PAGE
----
Summarizing the outcome of the talks at a subsequent press conference in Yerevan, Harutiunian's advisor Vahagn Mkrtchian said that the Armenian delegation had expressed an interest in any forms of economic cooperation, but had stressed that such cooperation should not ignore the interests of any of the countries of the region. The Georgian side had, Mkrtchian continued, undertaken not to embark on any such cooperation that does not take account of Armenia's interests. It is not clear from agency reports of Harutiunian's various meetings whether it was in this context that his Georgian counterpart Zurab Zhvania affirmed that Armenia has an important role to play in the most grandiose -- and lucrative -- of all such planned undertakings, namely the construction of export pipelines for Caspian oil and gas. Turkish Foreign Minister Ismail Cem had argued in January that all regional states should benefit from the export of Caspian hydrocarbons, regardless of whether or not the export pipelines transit their territory. (Liz Fuller)


Political Power Grows Out Of The Barrel Of A Gun. The leader of the Yerkrapah ("Country Defenders"), currently the largest single group of deputies within the Armenian parliament, announced on 7 May that the organization intends to formalize its status as a political party before the next parliamentary elections. How this metamorphosis will impact on Armenian domestic politics is, however, unclear: although it wields considerable clout (both literal and figurative), the Yerkrapah is a single-issue (defending Nagorno-Karabakh) political group, and does not have a comprehensive and clearly-formulated political programme. Moreover, press reports hint at tactical disagreements among its members.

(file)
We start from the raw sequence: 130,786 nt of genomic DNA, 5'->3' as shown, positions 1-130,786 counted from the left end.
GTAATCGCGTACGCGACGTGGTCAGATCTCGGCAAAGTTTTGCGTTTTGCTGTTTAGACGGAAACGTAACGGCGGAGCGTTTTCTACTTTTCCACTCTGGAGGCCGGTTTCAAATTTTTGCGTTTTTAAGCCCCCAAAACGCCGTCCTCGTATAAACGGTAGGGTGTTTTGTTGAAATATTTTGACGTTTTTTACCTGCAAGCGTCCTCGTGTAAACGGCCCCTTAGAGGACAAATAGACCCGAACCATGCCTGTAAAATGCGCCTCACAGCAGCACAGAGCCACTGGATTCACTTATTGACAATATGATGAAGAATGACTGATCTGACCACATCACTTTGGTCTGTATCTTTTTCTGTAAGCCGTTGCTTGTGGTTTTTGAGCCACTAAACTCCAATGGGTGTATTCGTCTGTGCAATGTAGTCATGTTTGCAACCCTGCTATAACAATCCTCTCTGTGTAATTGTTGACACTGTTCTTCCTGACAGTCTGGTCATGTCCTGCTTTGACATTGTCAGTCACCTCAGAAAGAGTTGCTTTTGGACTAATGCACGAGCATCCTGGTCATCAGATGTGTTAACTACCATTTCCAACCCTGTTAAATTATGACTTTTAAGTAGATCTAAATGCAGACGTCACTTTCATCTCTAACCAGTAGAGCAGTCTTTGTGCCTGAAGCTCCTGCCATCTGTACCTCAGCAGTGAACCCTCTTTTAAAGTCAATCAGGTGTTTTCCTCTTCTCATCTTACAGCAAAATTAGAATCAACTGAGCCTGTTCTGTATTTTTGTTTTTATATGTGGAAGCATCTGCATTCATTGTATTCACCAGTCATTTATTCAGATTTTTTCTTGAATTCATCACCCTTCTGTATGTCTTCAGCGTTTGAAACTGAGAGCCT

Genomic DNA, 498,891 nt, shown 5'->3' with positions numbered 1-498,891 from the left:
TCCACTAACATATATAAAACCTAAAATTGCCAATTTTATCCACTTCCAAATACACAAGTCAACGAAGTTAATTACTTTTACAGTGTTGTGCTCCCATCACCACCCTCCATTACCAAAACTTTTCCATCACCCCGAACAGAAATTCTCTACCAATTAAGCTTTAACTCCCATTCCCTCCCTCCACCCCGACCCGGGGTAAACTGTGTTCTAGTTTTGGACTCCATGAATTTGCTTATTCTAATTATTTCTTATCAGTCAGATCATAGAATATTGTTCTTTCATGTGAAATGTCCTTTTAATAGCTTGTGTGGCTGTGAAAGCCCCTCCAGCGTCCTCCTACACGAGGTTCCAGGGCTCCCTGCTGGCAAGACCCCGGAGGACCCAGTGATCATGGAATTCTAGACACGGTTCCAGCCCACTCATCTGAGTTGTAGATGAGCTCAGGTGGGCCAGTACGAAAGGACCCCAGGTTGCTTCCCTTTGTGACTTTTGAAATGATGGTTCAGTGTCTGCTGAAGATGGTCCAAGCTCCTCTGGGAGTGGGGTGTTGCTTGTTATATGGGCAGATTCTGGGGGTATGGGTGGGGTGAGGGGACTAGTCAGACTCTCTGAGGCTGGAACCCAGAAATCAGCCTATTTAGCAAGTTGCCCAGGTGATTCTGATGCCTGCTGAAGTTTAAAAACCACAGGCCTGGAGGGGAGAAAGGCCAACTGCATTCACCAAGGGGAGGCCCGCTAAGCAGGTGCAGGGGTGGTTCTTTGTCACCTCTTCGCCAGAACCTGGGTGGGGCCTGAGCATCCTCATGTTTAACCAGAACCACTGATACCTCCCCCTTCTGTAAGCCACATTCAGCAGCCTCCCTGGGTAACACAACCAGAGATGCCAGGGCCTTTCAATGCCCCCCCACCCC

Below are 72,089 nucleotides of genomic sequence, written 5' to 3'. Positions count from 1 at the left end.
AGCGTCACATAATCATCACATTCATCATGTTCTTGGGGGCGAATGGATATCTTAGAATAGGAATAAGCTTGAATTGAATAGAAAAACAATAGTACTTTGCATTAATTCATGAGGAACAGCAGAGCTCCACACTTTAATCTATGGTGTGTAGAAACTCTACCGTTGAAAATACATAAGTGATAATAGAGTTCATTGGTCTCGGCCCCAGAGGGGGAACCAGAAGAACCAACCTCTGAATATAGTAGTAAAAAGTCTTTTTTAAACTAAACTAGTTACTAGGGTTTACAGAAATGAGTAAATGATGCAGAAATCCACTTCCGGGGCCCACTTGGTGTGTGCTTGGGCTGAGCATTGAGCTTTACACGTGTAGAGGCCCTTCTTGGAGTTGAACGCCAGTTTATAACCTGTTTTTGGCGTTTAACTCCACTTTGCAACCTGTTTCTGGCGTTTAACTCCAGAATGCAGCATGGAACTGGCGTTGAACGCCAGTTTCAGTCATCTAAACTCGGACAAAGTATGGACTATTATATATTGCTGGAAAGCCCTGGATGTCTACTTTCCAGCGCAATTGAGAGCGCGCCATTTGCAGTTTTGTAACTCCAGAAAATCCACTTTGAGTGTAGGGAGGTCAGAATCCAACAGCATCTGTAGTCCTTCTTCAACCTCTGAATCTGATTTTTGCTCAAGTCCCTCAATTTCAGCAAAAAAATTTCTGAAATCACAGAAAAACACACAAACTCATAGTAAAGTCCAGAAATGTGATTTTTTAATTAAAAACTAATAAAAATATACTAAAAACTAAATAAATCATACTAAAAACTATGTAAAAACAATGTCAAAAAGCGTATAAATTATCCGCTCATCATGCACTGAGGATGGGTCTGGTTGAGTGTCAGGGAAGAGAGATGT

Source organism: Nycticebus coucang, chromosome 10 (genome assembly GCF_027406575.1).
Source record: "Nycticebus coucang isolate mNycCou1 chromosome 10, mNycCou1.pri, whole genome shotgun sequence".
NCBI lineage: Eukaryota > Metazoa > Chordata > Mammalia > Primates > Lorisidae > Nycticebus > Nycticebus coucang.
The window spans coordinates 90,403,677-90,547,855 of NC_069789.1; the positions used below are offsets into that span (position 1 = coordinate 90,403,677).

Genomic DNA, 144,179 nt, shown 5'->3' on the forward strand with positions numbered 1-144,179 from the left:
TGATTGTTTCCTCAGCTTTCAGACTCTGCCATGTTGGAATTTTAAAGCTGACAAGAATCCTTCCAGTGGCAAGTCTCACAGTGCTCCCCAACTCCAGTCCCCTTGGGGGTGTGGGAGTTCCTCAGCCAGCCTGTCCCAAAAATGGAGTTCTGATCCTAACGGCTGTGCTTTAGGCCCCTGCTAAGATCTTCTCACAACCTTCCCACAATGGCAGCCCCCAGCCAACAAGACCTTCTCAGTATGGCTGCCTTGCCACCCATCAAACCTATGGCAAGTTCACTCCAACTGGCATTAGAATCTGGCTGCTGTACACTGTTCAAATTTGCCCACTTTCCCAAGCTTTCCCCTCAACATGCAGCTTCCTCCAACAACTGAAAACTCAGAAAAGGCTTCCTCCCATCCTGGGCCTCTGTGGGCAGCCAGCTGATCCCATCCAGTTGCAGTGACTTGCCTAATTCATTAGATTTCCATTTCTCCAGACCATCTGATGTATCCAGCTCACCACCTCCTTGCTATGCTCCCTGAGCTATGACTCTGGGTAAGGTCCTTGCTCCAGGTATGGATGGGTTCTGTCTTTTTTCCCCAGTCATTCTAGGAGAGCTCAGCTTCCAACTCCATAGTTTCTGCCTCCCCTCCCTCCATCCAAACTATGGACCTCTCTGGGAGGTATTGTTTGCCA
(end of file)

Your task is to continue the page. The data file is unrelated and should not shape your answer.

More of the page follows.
The Yerkrapah is one of the largest public organizations in Armenia with over 5,000 members, primarily veteran volunteers of the fighting in Nagorno-Karabakh (its president is Defence Minister Vazgen Sargsian). Its members achieved dubious notoriety for their alleged role in provoking and then suppressing the spontaneous attack on the parliament building following the disputed presidential elections in September, 1996. (According to the chairman of the Helsinki Association in Yerevan, they had earlier engaged in reprisals against minority religous groups.)

The Yerkrapah parliament group was created in October, 1997, by a handful of deputies who split from the majority Hanrapetutiun faction, but the attendance at, and press coverage of, Yerkrapah's third congress one month later demonstrated that the organization's influence was already disproportionate to its modest representation within the National Assembly. As the rift between President Levon Ter-Petrossian and Prime Minister Robert Kocharian over the optimum approach to resolving the Karabakh conflict widened, the Yerkrapah, together with Vazgen Sargsian and Interior and National Security Minister Serzh Sargsian, unequivocally aligned themselves with the prime minister. On 1 February, 1998, Yerkrapah vice-chairman Albert Bazeyan joined opposition demands for the resignation of Ter-Petrossian, who finally stepped down two days later following mass defections from Hanrapetutiun to the Yerkrapah group.